Judge Gross relied on each of these stipulations in considering the application of section 363(k) of the Bankruptcy Code, which permits a creditor with security over debtor property to credit bid for that property “unless the court for cause orders otherwise.” Judge Gross found that leaving Hybrid’s bid uncapped would not only chill bidding, but freeze out other bidders entirely. This was made more important to Judge Gross because Wanxiang was an attractive, capable and motivated bidder, having recently acquired the manufacturer of the lithium ion batteries used in Fisker’s electric cars and having offered improved economic and non-economic terms over Hybrid’s original offer.
Judge Gross also took a dim view of what he characterized as the overly aggressive, excessively expedited nature of the private sale process demanded by Hybrid. The original proposal was to hold the sale hearing no later than January 3, 2014, leaving only 24 business days for parties to challenge the process. Judge Gross was unwilling to permit Hybrid to “short-circuit the bankruptcy process” when the interests of so many stakeholders were in the balance.
Judge Gross distinguished the decision of the Third Circuit in In re Submicron Systems Corp., 432 F.3d 448 (3d Cir. 2006), which held that a secured creditor is permitted to credit bid the full face amount of its secured claim even if the secured debt has little or no actual or economic value. In Submicron, the secured debtor had an undisputed, perfected secured claim. By contrast, the judge found that there were legitimate questions as to Hybrid’s security interests, including as to which assets were encumbered.
Judge Gross’s ruling in the Fisker case is in counterpoint to the Supreme Court in RadLAX Gateway Hotel, LLC v. Amalgamated Bank, 132 S. Ct. 2065 (2012), which required a debtor to accord a secured creditor the right to credit bid its claim because “the ability to credit bid helps to protect a creditor against the risk that its collateral will be sold at a depressed price.” Judge Gross did not directly question RadLAX, but relied on case law in the Third Circuit that applied the “for cause” standard to promote a competitive auction or when the validity or extent of a secured lender’s claim is in dispute, notwithstanding the clear underlying right of a secured creditor to credit bid. (After Judge Gross’s ruing, Fisker attempted to obtain an accelerated appeal, in advance of the auction, of Judge Gross’s order capping its credit bid, but this was unsuccessful.)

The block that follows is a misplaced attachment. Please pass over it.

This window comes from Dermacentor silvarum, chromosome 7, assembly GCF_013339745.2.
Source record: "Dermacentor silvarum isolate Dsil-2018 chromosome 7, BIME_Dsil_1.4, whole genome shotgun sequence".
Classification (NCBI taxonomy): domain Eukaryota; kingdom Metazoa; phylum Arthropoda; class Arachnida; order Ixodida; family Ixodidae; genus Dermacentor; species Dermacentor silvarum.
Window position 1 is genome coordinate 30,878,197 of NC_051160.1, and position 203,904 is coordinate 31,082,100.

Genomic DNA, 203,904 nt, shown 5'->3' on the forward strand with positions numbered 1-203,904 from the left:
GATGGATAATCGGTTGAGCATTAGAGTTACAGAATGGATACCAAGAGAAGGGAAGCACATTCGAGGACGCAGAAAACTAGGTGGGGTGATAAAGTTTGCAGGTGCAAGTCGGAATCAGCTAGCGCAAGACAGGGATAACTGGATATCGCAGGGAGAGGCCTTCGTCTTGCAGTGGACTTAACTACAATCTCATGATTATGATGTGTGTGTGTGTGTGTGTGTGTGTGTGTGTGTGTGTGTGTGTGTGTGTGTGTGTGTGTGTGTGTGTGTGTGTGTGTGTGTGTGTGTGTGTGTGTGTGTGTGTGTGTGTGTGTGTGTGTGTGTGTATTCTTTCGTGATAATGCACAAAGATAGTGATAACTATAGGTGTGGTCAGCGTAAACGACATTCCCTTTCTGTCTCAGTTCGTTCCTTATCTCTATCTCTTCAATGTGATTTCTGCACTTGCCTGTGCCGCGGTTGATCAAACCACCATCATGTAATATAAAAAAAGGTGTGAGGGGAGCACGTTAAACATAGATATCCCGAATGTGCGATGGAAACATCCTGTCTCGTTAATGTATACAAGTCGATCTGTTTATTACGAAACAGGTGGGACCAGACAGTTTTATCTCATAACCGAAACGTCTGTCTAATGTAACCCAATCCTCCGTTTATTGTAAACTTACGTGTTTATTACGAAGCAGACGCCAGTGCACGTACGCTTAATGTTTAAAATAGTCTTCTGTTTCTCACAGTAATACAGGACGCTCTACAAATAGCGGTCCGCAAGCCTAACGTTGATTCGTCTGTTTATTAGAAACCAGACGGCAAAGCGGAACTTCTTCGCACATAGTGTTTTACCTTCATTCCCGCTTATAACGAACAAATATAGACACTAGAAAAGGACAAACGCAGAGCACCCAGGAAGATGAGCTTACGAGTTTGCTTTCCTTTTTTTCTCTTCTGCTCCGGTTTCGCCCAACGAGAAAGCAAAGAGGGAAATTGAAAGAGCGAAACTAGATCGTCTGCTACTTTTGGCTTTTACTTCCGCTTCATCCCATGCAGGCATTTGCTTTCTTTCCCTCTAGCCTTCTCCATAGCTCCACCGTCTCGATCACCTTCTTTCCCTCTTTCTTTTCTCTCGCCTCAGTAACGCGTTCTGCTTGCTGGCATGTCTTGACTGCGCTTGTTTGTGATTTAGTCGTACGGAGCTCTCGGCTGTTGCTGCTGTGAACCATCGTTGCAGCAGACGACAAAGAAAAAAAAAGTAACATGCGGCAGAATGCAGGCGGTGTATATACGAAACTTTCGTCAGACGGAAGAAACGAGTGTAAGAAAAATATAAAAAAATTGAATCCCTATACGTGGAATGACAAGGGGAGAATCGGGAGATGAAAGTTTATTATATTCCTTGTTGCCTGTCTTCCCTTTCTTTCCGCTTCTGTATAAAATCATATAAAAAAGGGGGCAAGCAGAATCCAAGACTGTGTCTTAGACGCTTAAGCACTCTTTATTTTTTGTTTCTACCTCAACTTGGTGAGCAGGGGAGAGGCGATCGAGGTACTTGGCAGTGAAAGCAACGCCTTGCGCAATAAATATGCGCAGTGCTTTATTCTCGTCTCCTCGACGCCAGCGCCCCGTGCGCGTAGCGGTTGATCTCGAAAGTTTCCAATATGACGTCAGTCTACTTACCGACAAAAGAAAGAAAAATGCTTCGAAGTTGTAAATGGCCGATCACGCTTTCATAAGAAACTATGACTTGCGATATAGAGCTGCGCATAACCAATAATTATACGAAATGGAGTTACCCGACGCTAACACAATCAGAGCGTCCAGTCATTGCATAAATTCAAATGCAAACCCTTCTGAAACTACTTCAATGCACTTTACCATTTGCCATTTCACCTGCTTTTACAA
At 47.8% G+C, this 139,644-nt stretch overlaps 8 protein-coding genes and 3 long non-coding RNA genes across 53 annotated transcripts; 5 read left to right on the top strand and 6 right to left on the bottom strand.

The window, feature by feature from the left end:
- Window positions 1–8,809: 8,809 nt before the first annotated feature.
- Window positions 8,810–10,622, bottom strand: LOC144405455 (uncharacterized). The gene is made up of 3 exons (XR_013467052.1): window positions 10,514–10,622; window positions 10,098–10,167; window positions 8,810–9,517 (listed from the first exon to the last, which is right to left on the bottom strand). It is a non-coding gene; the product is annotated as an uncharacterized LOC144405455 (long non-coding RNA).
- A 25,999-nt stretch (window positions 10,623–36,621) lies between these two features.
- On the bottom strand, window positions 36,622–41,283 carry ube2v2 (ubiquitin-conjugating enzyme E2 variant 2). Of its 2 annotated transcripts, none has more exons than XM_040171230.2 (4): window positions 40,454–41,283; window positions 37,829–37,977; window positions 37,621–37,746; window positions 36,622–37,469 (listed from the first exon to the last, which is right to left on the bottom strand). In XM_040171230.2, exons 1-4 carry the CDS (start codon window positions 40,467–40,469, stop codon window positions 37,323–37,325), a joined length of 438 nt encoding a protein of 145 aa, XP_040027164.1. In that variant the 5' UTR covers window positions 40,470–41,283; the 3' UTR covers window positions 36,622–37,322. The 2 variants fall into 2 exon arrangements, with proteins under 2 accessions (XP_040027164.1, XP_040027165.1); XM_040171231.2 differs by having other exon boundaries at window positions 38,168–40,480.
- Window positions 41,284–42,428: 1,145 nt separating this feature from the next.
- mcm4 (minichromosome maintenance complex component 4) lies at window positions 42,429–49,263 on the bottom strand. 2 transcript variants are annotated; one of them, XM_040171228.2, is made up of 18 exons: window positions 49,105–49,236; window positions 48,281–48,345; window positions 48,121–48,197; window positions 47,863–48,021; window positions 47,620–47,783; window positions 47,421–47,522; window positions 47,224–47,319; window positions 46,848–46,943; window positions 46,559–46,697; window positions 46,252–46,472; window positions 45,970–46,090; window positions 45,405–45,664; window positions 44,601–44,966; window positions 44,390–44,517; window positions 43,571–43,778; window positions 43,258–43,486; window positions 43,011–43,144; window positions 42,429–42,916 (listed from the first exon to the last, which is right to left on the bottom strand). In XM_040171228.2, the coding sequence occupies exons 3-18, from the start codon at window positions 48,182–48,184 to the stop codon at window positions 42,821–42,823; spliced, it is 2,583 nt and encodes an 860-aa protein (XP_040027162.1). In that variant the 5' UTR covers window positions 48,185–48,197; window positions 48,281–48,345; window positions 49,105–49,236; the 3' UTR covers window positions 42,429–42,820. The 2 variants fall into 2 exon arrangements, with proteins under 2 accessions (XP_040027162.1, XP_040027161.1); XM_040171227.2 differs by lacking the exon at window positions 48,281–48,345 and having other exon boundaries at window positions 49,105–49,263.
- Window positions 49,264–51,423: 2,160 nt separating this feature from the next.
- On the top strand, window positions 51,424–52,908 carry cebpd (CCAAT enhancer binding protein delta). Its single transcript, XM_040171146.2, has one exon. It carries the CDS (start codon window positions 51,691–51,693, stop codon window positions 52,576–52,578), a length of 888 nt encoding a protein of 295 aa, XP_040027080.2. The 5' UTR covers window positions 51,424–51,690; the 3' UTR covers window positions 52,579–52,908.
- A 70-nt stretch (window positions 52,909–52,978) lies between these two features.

It will be interesting to see whether other courts will follow this controversial decision, which has been heavily criticized in the investment community, since it is not unusual for credit bids to have a chilling effect on the possibility of competing bids. In the meanwhile, Judge Gross’s decision is a good reminder that uncertainty regarding the scope of a security interest can complicate and, in certain cases, undermine the effectiveness of a credit bid.